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by Nell 

Posted: 23 April 2004
Word Count: 84
Summary: Poem inspired by Anna Akhmatova's Willow. I didn't achieve exactly what I strove for - the poem seemed to take over and refused to conform. Any suggestions for improvement welcome.

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I was a child in a storybook
With words and pictures running through my head.
My every action accompanied by a half-murmured commentary
That continued throughout those early years
Of light and warmth and love.
Sometimes the child in my story
Made someone to share those adventures.
A longed-for ideal.
And one day he came into being.
But with his birth everything
Changed, and the words and pictures became
Not mine. The sun disappeared
Behind the clouds and I
Closed the book...The story died.

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Comments by other Members

roovacrag at 12:27 on 23 April 2004  Report this post
Such a moving poem.

At first it took me back to my childhood,reading stories and poem.
Wanting to be there,in the pages.

Last part was sad.
Sure you want the story to die?

You said, with his birth everything changed.
The sun should not go behind a cloud,nor should a book close,life is a luxury we should all enjoy.
A story never dies,lives on in a memory.

Well done.
xx Alice

miffle at 14:27 on 23 April 2004  Report this post
Nell, I liked this very much... I'm the oldest of 3 in my family and I could relate to this... I read it as the kind of feelings a first child might have when a brother or sister comes along... i.e. ambivalent. Yes, one story closes (and their is a feeling of loss, grief for that) and another more complex one opens... And I think there may be perhaps a feeling of disenchantment, betrayal - and a thought, sometimes, like 'wasn't I enough for you?!' A feeling of dispossession, of something specially yours ('the words and the pictures became not mine') being taken away and you don't quite feel ready to share books, or toys or affections, not yet... Great stuff! Nikki ;-)


whoops, 'there is a feeling...'

Skeetr at 17:47 on 23 April 2004  Report this post
Nell, really lovely, sad yet sweet. Nikki's said all I'd had in mind to say re: sounding like the ambivalence of the oldest child. You captured the tone and ambiance of the Akhmatova poem very well.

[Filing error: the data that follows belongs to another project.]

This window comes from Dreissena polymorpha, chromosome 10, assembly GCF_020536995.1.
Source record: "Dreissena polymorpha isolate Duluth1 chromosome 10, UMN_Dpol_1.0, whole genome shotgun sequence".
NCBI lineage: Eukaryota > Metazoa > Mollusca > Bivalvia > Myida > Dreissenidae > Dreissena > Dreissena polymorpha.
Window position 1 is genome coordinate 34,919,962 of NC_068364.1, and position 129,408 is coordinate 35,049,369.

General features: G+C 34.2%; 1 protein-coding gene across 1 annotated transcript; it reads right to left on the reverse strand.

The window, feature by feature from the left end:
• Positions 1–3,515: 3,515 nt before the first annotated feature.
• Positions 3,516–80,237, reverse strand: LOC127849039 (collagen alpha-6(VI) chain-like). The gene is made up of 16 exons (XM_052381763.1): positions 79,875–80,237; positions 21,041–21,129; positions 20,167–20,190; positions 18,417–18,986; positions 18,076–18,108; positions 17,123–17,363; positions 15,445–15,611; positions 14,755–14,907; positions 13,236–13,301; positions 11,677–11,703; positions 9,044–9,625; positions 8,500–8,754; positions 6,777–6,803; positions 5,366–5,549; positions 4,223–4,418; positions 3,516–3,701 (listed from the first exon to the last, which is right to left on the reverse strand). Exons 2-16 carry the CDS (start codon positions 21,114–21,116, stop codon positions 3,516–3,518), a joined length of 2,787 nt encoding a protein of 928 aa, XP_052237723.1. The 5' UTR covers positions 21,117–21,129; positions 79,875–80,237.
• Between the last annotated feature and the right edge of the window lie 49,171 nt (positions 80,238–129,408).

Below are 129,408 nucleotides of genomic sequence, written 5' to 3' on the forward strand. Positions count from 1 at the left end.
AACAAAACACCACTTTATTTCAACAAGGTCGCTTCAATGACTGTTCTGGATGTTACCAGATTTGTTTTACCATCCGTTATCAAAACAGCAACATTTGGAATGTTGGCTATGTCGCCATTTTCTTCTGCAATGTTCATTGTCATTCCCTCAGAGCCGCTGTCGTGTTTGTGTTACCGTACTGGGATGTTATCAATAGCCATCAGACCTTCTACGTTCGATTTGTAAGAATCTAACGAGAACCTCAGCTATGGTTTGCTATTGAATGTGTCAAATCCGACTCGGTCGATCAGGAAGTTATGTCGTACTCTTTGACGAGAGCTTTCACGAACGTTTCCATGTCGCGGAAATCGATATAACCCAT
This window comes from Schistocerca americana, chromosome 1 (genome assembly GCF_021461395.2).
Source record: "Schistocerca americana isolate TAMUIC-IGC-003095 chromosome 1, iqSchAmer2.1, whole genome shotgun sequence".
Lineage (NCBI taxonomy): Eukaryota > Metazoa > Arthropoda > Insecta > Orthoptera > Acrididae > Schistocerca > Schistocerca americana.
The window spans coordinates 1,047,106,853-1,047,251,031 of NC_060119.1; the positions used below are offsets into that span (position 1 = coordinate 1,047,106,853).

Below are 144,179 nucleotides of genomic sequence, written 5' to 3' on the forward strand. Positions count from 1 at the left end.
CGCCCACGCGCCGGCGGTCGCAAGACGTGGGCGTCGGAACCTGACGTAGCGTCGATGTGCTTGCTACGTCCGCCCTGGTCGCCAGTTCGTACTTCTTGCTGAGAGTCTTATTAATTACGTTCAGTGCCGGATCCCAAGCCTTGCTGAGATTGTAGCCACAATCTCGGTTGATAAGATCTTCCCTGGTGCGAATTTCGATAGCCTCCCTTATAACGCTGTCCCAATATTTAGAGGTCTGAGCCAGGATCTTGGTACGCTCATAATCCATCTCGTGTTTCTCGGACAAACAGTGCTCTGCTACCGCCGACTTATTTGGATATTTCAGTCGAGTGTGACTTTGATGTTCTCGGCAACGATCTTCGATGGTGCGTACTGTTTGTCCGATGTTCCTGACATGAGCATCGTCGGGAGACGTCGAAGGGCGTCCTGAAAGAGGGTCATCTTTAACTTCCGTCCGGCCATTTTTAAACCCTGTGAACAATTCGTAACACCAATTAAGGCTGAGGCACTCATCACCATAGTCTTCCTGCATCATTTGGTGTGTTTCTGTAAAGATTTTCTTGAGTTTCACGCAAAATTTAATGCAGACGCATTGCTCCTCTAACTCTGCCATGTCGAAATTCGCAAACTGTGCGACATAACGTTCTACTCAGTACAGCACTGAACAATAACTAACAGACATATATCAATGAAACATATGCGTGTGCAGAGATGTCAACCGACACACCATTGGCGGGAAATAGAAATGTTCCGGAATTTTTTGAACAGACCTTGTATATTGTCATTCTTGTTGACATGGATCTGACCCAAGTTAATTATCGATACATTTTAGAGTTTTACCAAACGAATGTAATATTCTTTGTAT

Good stuff,


Nell at 18:19 on 23 April 2004  Report this post
Alice, miffle, Smith,

Thank you all for the comments. I guess I did feel like that for a while, although I'd forgotten until I began to write the poem.

Is there a way to know when free verse is right, or is it a gut feeling? I'm never at all sure if I've made the poem work or not, although I do seem to 'know' with the poems of others, even if I'm not up to giving constructive criticism with any confidence. James Graham's article on site is brilliant, and something to work with and be guided by, but if anyone has any suggestions for improvement, or thinks that something doesn't work, please say as I really want to learn the craft/art.

Skeetr at 18:29 on 23 April 2004  Report this post
Nell, as to your free verse question -- I've had the same one in mind for months! (possibly years!).

I've no answer myself, but am currently (slowly) reading a book called Free Verse: An Essay on Prosody by Charles O. Hartman that purports to crack the great mystery for me (at least that's what it says on the tin). If over the next couple of weeks as I plow through it he says something brillig, I shall come back here and let you know...

Until then, I'm all ears as to what others suggest, for it often seems as if free verse if rule-less and a matter of imparting a sense of personal rhythm.

roovacrag at 20:47 on 23 April 2004  Report this post
Nell ,
poetry comes from the heart and the gut.
It is not planned or performed it just happens.

Most of mine are written in minutes ,not hours or days like some.

Like watching a bee flit from flower to flower,just collecting what gives us the honey.

xx Alice


Doesn't have to rhyme so long as it makes sense.:-))

gard at 14:22 on 24 April 2004  Report this post
Hi Nell

thanks for your comment on my JJ attempt.

I'd like to get more insight into what works best in Free Verse too..........

Regards this piece I agree with the sibling arrival comments from Miffle. Well, as a piece of free verse I think this is really good. The length is just right. It does not linger on the message for too long, thus removing any risk of banality, and in addition gives more drama to the content. The imagery is very clear (concrete) and the overall feeling of the piece
works and is ended so aptly with the last line.


Nell at 14:39 on 24 April 2004  Report this post
Gard and Alice, thanks for all your thoughts, which help muchly. Alice, I do understand what you mean about poetry just happening, although sometimes when I return to a piece I find myself changing a word here or there and feel sure I've improved it! Some do 'just happen' and remain as first written - and although it's difficult to know if they work for others, like fiction, leaving them for a while seems to help.

Hilary Custance at 09:15 on 19 July 2004  Report this post
Nell, this moved me. I know about dreaming dreams and making them come true and then they take on their own life and dispose of it without your permission. I haven't had time to read others comments, but I think you have written well about a difficult truth that most of encounter at one level or another, Cheers, Hilary

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